pursuit that was not approved by the majority. It was only by hiding
myself away in corners that I could enjoy any liberty of spirit, and
though my thoughts were often cheerless when I remembered the
relative freedom of home life, I preferred to linger with them rather
than to weary myself in breaking the little laws of a society for
which I was in no way fitted.

These were black days, rendered blacker by my morbid fear of the
physical weakness that made me liable to cry at any moment, sometimes
even without in the least knowing why. I was often on the brink of
disaster, but my fear of the boys' ridicule prevented me from
publicly disgracing myself. Once the headmaster called a boy into
his study, and he came out afterwards with red eyelids and a puffed
face. When they heard that his mother had died suddenly in India, all
the boys thought that these manifestations of sorrow were very
creditable, and in the best of taste, especially as he did not let
anybody see him crying. For my part I looked at him with a kind of
envy, this boy who could flaunt his woe where he would. I, too, had
my unassuageable sorrow for the home that was dead to me those
forlorn days; but I could only express it among the tombs in the
churchyard, or at night, muffled between the blankets, when the
silent dormitory seemed to listen with suspicious ears.

III

A consoling scrap of wisdom which unfortunately children do not find
written large in their copybooks is that sorrow is as transitory as
happiness. Although my childhood was strewn with the memorial wreaths
of dead miseries, I always had a morbid sense that my present
discomforts were immortal. So I had quite made up my mind that I
would continue to be unhappy at school, when the intervention of two
beings whom I had thought utterly remote from me, gave me a new
philosophy and reconciled me to life. The first was a master, who
found me grieving in one of my oubliettes and took me into his study
and tried to draw me out. Kindness always made me ineloquent, and
as I sat in his big basket chair and sniffed the delightful odour of
his pipe, I expressed myself chiefly in woe-begone monosyllables and
hiccoughs. Nevertheless he seemed to understand me very well, and
though he did not say much, I felt by the way in which he puffed out
great, generous clouds of smoke, that he sympathised with me. He told
me to come and see him twice a week, and that I was at liberty to
read any of his books, and in general gave me a sense that I was
unfortunate rather than criminal. This did me good, because a large
part of my unhappiness was due to the fact that constant suppression
by majorities had robbed me of my self-respect. It is better for a
boy to be conceited than to be ashamed of his own nature, and to
shudder when he sees his face reflected in a glass.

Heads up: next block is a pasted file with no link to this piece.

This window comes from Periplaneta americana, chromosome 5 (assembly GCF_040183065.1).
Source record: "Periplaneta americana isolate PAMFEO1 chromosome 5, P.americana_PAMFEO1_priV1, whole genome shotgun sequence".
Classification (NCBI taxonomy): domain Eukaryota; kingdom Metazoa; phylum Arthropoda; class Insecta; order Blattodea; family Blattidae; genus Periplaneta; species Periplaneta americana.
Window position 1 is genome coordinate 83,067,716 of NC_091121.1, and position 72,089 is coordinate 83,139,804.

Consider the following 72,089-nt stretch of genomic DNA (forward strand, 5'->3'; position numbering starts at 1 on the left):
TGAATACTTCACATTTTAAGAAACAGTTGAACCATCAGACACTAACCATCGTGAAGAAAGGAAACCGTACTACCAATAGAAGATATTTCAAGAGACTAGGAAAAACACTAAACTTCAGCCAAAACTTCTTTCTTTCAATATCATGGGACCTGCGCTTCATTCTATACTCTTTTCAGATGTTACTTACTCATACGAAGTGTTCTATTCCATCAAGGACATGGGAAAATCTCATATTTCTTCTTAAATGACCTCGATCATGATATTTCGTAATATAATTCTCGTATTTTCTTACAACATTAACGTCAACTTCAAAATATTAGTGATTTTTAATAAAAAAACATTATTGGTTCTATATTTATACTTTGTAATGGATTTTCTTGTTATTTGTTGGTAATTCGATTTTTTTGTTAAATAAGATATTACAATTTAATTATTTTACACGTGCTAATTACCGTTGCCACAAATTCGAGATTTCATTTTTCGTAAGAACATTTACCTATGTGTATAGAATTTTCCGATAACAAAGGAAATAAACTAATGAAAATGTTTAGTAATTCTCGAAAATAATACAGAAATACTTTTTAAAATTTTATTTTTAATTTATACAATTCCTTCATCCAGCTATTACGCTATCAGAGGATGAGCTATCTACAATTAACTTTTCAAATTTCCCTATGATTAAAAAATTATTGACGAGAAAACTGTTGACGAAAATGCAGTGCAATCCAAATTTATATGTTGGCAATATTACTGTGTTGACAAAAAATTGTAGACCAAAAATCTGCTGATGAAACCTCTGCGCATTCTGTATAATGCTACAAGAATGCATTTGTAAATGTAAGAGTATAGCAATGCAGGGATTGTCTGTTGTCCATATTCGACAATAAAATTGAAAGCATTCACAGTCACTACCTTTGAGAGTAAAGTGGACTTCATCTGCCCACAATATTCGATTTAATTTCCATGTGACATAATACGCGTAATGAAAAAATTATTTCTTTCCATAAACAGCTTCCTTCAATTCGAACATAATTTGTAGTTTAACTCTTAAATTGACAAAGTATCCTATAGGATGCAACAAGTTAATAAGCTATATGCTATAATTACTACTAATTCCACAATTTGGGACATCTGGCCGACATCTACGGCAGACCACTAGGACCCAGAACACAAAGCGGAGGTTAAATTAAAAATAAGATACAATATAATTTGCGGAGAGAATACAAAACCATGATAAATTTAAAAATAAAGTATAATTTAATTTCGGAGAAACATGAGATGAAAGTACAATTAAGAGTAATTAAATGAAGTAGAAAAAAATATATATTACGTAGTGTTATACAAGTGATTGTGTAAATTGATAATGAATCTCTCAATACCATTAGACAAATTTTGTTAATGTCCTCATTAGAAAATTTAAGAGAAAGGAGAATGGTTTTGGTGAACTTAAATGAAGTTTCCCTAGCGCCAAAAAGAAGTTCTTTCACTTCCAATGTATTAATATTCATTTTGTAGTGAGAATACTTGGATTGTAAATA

My second benefactor was nominally a boy, though in reality he was
nearly as old as the master, and was leaving at the end of the term
to go up to Oxford. He took me by the shoulder one evening in the
dusk, and walked me round and round the big clump of rhododendrons
that stood in the drive in front of the school. I did not understand
half he said, but to my great astonishment I heard him confessing
that he had always been unhappy at school, although at the end he
was captain in lessons, in games, in everything. I was, of course,
highly flattered that this giant should speak to me as an equal, and
admit me to his confidences. But I was even more delighted with the
encouraging light he threw on school life. "You're only here for a
little spell, you know; you'll be surprised how short it is. And
don't be miserable just because you're different. I'm different; it's
a jolly good thing to be different." I was not used, to people who
took this wide view of circumstance, and his voice in the shadows
sounded like some one speaking in a story-book. Yet although his
monologue gave me an entirely new conception of life, no more of it
lingers in my mind, save his last reflective criticism. "All the
same, I don't see why you should always have dirty nails." He never
confided in me again, and I would have died rather than have reminded
him of his kindly indiscretion; but when he passed me in the
playground he seemed to look at me with a kind of reticent interest,
and it occurred to me that after all my queerness might not be such a
bad thing, might even be something to be proud of.

The value of this discovery to me can hardly be exaggerated. Hitherto
in my relationships with the boys I had fought nothing but losing
battles, for I had taken it for granted that they were right and I
was wrong. But now that I had hit on the astonishing theory that the
individual has the right to think for himself, I saw quite clearly
that most of their standards of conduct sprang from their sheep-like
stupidity. They moved in flocks because they had not the courage to
choose a line for themselves. The material result of this new theory
of life was to make me enormously conceited, and I moved among my
comrades with a mysterious confidence, and gave myself the airs of a
Byron in knickerbockers. My unpopularity increased by leaps and
bounds, but so did my moral courage, and I accepted the belated
efforts of my school-fellows to knock the intelligence out of me as
so many tributes to the force of my individuality. I no longer cried
in my bed at night, but lay awake enraptured at the profundity of my
thoughts. After years of unquestioning humility I enjoyed a prolonged
debauch of intellectual pride, and I marvelled at the little boy of